The era of Digital Twins has arrived. We had an opportunity to interview Dr. Rick James, currently the CEO of SimuTech Group, to share his thoughts about the Digital Twin technology.
“Everyone’s talking about digital twin now,” said Dr. James. “It’s almost like an echo chamber and if you look at the Gartner Hype Cycle, digital twin is right at the peak.” A digital twin is a connected virtual replica of an in-service physical asset, in the form of an integrated multi-domain system simulation, that mirrors the life and experience of the asset.
Why is everyone talking about Digital Twin?
Because it lies at the convergence of economics and technology. The required computer software, hardware, and means to capture and transmit the data, all elements required for building digital twin models, are becoming more available and more affordable. At the same time, companies face the ever-present competition to be more efficient economically by minimizing opportunity costs.
These forces are now converging, making digital twin methodology viable. Engineering simulation product development methodologies have been used for decades to speed time to market, optimize design, and reduce costs – and the methodologies are now being embraced more broadly to optimize operations as well.
What is Digital Twin?
“No one has the same definition of a digital twin,” said Dr. James. A digital twin allows engineers to communicate with sensors on a product to gather information allowing monitoring capabilities and assessments in real-time. A key advantage of a digital twin is the ability to run continuous monitoring and diagnostics, allowing for key benefits like predictive maintenance. Digital twin can also help companies proactively plan for manufacturing processes and factory operations, minimizing unplanned downtime, and even predict equipment failure. Knowing when equipment needs to be replaced or maintained allows for more carefully planned operations.
The digital twin methodology is more useful for meeting economic goals than it is for specific technology end goals, especially for complex projects and systems. “Remote modeling of sensors has been around for forever and is really old news. A digital twin gives you far more complex reliability insight within complex systems, like you need with a wind turbine with lots of components and multiple physics driving reliability and performance.”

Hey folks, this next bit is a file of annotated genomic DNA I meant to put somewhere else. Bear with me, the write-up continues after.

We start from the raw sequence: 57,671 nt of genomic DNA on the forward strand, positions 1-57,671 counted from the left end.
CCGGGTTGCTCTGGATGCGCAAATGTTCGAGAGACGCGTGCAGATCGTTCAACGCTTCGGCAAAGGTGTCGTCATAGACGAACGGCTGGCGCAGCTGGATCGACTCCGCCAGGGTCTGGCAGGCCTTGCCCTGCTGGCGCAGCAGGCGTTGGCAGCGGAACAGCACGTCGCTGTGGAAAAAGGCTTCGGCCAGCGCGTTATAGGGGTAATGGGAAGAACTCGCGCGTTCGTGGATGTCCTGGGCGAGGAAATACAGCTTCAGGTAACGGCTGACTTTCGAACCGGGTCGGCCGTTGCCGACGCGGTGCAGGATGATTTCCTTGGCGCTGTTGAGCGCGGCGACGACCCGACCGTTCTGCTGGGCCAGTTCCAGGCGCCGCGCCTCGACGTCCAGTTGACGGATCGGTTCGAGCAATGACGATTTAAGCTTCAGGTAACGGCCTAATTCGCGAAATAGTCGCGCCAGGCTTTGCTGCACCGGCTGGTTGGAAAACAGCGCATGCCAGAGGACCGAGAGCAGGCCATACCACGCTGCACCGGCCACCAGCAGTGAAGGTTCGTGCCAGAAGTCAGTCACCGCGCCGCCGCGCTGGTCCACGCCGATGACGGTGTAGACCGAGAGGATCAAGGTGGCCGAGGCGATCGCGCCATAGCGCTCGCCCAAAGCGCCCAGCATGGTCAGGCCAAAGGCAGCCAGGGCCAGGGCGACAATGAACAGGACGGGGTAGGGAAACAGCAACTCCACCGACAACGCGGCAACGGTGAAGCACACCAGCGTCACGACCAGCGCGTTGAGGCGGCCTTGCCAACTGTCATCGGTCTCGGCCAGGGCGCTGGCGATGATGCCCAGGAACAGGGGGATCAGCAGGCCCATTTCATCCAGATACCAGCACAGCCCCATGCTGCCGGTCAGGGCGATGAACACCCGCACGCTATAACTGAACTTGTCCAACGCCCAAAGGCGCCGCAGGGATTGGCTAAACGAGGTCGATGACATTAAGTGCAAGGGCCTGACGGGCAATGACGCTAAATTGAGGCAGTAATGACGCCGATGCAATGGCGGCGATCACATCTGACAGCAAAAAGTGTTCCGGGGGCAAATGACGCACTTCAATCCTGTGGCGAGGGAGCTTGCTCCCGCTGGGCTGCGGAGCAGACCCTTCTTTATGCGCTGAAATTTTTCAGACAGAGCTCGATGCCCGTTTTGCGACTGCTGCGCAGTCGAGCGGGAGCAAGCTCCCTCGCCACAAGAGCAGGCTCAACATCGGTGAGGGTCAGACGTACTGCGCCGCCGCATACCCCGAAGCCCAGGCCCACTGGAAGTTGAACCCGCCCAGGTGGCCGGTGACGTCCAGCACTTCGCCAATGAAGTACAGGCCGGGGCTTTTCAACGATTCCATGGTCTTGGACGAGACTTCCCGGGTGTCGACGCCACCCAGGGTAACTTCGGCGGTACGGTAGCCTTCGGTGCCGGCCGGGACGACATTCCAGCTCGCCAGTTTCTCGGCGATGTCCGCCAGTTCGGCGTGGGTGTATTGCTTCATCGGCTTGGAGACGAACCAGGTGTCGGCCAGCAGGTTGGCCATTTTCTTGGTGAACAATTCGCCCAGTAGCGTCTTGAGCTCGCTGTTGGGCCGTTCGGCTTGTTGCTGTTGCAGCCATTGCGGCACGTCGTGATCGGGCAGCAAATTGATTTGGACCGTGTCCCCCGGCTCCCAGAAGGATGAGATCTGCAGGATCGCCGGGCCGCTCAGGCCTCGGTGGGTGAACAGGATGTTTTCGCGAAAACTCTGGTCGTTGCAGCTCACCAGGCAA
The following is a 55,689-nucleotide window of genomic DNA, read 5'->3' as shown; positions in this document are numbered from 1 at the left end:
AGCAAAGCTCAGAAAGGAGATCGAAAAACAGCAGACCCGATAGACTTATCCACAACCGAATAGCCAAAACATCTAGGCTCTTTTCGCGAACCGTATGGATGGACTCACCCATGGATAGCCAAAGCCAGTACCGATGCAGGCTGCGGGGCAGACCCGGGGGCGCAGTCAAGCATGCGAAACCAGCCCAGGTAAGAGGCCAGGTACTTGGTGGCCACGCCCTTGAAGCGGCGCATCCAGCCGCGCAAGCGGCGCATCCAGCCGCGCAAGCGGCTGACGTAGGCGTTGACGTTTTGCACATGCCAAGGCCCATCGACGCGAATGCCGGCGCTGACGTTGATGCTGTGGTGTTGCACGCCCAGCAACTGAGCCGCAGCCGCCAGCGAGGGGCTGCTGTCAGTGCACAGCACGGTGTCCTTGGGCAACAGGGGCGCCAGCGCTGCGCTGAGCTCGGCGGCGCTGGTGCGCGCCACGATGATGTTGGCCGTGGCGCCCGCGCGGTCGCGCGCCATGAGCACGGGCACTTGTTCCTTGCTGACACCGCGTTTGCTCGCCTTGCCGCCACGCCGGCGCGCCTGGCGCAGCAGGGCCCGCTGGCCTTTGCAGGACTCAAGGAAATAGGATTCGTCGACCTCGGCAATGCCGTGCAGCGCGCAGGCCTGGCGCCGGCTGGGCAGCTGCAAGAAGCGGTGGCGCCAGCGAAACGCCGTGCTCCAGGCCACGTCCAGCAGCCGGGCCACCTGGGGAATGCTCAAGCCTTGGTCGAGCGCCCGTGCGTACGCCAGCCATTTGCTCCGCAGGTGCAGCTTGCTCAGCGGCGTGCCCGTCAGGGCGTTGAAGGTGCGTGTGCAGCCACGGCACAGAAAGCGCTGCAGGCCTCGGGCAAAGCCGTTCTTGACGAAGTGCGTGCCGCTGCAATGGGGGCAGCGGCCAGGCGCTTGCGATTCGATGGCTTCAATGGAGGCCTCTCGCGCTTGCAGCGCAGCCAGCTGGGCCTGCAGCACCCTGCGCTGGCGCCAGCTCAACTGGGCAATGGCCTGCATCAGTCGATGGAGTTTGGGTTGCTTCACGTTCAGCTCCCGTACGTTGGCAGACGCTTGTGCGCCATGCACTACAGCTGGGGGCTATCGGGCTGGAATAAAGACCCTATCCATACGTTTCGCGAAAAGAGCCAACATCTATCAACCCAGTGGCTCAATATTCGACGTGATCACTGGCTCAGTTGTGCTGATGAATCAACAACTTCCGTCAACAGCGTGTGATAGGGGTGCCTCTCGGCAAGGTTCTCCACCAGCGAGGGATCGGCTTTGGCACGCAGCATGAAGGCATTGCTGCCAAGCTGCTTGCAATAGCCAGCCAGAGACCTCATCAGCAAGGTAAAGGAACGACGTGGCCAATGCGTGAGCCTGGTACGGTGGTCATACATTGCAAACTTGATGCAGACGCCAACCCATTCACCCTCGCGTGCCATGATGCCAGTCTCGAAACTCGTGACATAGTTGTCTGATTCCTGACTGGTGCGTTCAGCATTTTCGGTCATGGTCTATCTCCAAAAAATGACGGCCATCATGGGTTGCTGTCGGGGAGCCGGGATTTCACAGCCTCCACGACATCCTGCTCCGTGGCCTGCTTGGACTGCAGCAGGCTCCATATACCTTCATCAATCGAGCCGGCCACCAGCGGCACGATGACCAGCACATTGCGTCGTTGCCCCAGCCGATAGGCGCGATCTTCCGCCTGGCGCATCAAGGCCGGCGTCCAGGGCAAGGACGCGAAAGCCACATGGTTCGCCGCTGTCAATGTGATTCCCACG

What are the core components of a Digital Twin?
A digital twin has several core components: sensors, data analytics and controls, a communication platform (e.g. cloud platform), and decision-making physics. A digital twin can compile a massive amount of sensor data across industries such as pattern recognition, fluid flow, motion, velocity, and displacement.
A key building block in digital twin methodology is reduced-order modeling (otherwise known as ROM), which reduces and simplifies large-scale full-fidelity models into essential inputs and outputs. “Essentially, ROM boils down the essence of a complex system into something simple – something that is typically a neutral format,” explained Dr. James.
A heat exchanger unit may be one component in a rather complex system. While the actual workings of the heat exchanger may be complex in and out of themselves, the only parameters provided by the ROM are the input and output temperatures. No other engineering data, especially proprietary material properties and CAD geometry data, is provided. A systems-level model can integrate and utilize thousands of these ROMs at a time. Ultimately, Dr. James believes that the standard for engineering and product development designs will include a ROM file. Some equipment manufacturers already provide CAD drawings (CAD files) so that their equipment, at least the outer dimensions, can be placed in a customer’s CAD drawings, for example a plant layout. The next evolution in the process is providing a ROM file.
Companies should hit the proverbial ground running and consider digital twin methodologies now, not later. “Digital twins are 205 years away from hitting their stride for true productivity, but it takes a while for technologies to work their way into companies so that they’re productive and valuable,” exclaimed Dr. James.